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Psalm 38

A Penitent Sufferer’s Plea for Healing

A Psalm of David, for the memorial offering.

1

O Lord, do not rebuke me in your anger,

or discipline me in your wrath.

2

For your arrows have sunk into me,

and your hand has come down on me.

 

3

There is no soundness in my flesh

because of your indignation;

there is no health in my bones

because of my sin.

4

For my iniquities have gone over my head;

they weigh like a burden too heavy for me.

 

5

My wounds grow foul and fester

because of my foolishness;

6

I am utterly bowed down and prostrate;

all day long I go around mourning.

7

For my loins are filled with burning,

and there is no soundness in my flesh.

8

I am utterly spent and crushed;

I groan because of the tumult of my heart.

 

9

O Lord, all my longing is known to you;

my sighing is not hidden from you.

10

My heart throbs, my strength fails me;

as for the light of my eyes—it also has gone from me.

11

My friends and companions stand aloof from my affliction,

and my neighbors stand far off.

 

12

Those who seek my life lay their snares;

those who seek to hurt me speak of ruin,

and meditate treachery all day long.

 

13

But I am like the deaf, I do not hear;

like the mute, who cannot speak.

14

Truly, I am like one who does not hear,

and in whose mouth is no retort.

 

15

But it is for you, O Lord, that I wait;

it is you, O Lord my God, who will answer.

16

For I pray, “Only do not let them rejoice over me,

those who boast against me when my foot slips.”

 

17

For I am ready to fall,

and my pain is ever with me.

18

I confess my iniquity;

I am sorry for my sin.

19

Those who are my foes without cause are mighty,

and many are those who hate me wrongfully.

20

Those who render me evil for good

are my adversaries because I follow after good.

 

21

Do not forsake me, O Lord;

O my God, do not be far from me;

22

make haste to help me,

O Lord, my salvation.


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Verses 1–11

Nothing will disquiet the heart of a good man so much as the sense of God's anger. The way to keep the heart quiet, is to keep ourselves in the love of God. But a sense of guilt is too heavy to bear; and would sink men into despair and ruin, unless removed by the pardoning mercy of God. If there were not sin in our souls, there would be no pain in our bones, no illness in our bodies. The guilt of sin is a burden to the whole creation, which groans under it. It will be a burden to the sinners themselves, when they are heavy-laden under it, or a burden of ruin, when it sinks them to hell. When we perceive our true condition, the Good Physician will be valued, sought, and obeyed. Yet many let their wounds rankle, because they delay to go to their merciful Friend. When, at any time, we are distempered in our bodies, we ought to remember how God has been dishonoured in and by our bodies. The groanings which cannot be uttered, are not hid from Him that searches the heart, and knows the mind of the Spirit. David, in his troubles, was a type of Christ in his agonies, of Christ on his cross, suffering and deserted.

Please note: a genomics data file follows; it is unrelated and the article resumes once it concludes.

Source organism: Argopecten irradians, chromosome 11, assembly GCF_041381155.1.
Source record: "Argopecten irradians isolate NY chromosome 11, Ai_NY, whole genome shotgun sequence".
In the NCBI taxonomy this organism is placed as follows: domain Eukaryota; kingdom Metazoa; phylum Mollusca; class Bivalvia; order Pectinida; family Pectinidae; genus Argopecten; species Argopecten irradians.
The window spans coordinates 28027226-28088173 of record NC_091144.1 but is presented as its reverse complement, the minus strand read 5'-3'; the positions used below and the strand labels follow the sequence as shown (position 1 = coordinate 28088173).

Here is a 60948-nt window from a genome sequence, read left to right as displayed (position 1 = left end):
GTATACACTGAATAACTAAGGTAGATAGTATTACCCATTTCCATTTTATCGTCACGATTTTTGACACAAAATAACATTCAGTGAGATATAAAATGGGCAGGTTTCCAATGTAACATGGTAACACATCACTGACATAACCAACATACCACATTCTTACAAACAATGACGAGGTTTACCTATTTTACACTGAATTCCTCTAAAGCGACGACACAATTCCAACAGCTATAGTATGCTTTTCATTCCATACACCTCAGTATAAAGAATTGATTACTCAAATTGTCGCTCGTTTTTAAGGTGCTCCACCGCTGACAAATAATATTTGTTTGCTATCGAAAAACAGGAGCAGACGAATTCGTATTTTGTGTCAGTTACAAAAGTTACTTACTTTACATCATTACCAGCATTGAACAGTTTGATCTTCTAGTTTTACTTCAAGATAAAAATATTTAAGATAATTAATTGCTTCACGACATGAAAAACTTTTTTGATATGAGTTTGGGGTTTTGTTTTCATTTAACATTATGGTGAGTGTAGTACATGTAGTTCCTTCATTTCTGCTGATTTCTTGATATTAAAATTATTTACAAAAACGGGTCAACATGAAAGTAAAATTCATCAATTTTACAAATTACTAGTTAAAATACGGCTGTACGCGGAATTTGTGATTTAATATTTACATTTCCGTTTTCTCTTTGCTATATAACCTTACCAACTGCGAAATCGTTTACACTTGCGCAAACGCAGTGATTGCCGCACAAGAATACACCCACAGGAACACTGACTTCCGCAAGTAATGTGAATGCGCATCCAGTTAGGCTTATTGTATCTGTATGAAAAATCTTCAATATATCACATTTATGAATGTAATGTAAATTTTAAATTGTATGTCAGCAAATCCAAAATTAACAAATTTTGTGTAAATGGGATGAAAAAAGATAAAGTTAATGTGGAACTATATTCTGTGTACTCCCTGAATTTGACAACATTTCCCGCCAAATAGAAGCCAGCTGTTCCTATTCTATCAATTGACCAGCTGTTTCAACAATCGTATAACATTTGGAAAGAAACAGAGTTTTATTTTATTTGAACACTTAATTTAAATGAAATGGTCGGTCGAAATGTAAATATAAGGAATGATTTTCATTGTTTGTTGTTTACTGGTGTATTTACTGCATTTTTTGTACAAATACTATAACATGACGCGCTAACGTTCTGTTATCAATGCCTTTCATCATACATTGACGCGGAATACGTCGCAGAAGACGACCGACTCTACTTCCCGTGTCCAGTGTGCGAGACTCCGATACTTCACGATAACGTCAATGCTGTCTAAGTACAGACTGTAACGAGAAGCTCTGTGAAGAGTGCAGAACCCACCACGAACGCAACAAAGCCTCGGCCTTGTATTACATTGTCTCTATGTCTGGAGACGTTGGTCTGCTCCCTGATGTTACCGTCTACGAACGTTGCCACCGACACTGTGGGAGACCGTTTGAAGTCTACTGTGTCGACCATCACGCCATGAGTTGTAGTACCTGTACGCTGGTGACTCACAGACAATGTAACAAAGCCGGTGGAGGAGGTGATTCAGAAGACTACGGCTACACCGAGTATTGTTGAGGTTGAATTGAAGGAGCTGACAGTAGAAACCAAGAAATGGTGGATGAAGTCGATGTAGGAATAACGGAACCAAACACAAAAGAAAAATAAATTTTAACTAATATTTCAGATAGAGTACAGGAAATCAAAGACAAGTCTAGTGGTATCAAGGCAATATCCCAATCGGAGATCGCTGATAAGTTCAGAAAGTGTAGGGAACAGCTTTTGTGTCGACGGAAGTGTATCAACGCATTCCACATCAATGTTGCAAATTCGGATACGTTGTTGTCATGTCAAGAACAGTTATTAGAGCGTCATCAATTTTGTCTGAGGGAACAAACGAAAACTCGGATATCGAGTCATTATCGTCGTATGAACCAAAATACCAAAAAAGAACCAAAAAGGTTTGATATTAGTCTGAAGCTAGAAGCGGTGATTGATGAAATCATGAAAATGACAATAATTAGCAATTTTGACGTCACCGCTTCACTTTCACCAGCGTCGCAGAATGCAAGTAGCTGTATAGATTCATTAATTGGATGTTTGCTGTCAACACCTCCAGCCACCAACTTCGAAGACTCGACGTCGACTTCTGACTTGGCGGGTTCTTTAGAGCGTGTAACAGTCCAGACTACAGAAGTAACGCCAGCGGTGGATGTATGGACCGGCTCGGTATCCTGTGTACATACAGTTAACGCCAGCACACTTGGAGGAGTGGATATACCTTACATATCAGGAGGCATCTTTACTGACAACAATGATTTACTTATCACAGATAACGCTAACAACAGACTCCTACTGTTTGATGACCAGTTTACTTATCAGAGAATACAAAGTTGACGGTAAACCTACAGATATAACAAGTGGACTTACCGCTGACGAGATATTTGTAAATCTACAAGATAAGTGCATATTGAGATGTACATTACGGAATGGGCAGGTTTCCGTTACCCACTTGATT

Verses 12–22

Wicked men hate goodness, even when they benefit by it. David, in the complaints he makes of his enemies, seems to refer to Christ. But our enemies do us real mischief only when they drive us from God and our duty. The true believer's trouble will be made useful; he will learn to wait for his God, and will not seek relief from the world or himself. The less we notice the unkindness and injuries that are done us, the more we consult the quiet of our own minds. David's troubles were the chastisement and the consequence of his transgressions, whilst Christ suffered for our sins and ours only. What right can a sinner have to yield to impatience or anger, when mercifully corrected for his sins? David was very sensible of the present workings of corruption in him. Good men, by setting their sorrow continually before them, have been ready to fall; but by setting God always before them, they have kept their standing. If we are truly penitent for sin, that will make us patient under affliction. Nothing goes nearer to the heart of a believer when in affliction, than to be under the apprehension of God's deserting him; nor does any thing come more feelingly from his heart than this prayer, “Be not far from me.” The Lord will hasten to help those who trust in him as their salvation.




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